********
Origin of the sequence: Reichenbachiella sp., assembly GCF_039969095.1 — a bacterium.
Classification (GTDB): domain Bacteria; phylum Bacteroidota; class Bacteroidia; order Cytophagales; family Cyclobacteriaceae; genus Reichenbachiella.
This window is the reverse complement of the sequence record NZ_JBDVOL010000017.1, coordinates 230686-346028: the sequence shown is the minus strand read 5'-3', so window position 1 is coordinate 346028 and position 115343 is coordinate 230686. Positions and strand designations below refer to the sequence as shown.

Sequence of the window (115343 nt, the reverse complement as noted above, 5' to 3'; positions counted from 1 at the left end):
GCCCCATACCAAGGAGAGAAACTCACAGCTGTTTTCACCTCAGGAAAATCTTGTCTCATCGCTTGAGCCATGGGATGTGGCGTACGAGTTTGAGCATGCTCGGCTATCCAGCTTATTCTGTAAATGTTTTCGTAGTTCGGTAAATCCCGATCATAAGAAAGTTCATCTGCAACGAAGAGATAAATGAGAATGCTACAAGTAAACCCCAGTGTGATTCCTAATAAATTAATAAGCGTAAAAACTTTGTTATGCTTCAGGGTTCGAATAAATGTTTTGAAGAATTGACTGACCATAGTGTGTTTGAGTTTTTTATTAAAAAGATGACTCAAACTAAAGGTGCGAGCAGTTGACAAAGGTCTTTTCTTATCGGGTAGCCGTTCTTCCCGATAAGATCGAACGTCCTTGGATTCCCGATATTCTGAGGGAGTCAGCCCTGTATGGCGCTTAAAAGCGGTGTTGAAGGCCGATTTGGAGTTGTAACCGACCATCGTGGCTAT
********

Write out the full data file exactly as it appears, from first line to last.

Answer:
Origin of the sequence: Reichenbachiella sp., assembly GCF_039969095.1 — a bacterium.
Classification (GTDB): domain Bacteria; phylum Bacteroidota; class Bacteroidia; order Cytophagales; family Cyclobacteriaceae; genus Reichenbachiella.
This window is the reverse complement of the sequence record NZ_JBDVOL010000017.1, coordinates 230686-346028: the sequence shown is the minus strand read 5'-3', so window position 1 is coordinate 346028 and position 115343 is coordinate 230686. Positions and strand designations below refer to the sequence as shown.

Sequence of the window (115343 nt, the reverse complement as noted above, 5' to 3'; positions counted from 1 at the left end):
GCCCCATACCAAGGAGAGAAACTCACAGCTGTTTTCACCTCAGGAAAATCTTGTCTCATCGCTTGAGCCATGGGATGTGGCGTACGAGTTTGAGCATGCTCGGCTATCCAGCTTATTCTGTAAATGTTTTCGTAGTTCGGTAAATCCCGATCATAAGAAAGTTCATCTGCAACGAAGAGATAAATGAGAATGCTACAAGTAAACCCCAGTGTGATTCCTAATAAATTAATAAGCGTAAAAACTTTGTTATGCTTCAGGGTTCGAATAAATGTTTTGAAGAATTGACTGACCATAGTGTGTTTGAGTTTTTTATTAAAAAGATGACTCAAACTAAAGGTGCGAGCAGTTGACAAAGGTCTTTTCTTATCGGGTAGCCGTTCTTCCCGATAAGATCGAACGTCCTTGGATTCCCGATATTCTGAGGGAGTCAGCCCTGTATGGCGCTTAAAAGCGGTGTTGAAGGCCGATTTGGAGTTGTAACCGACCATCGTGGCTAT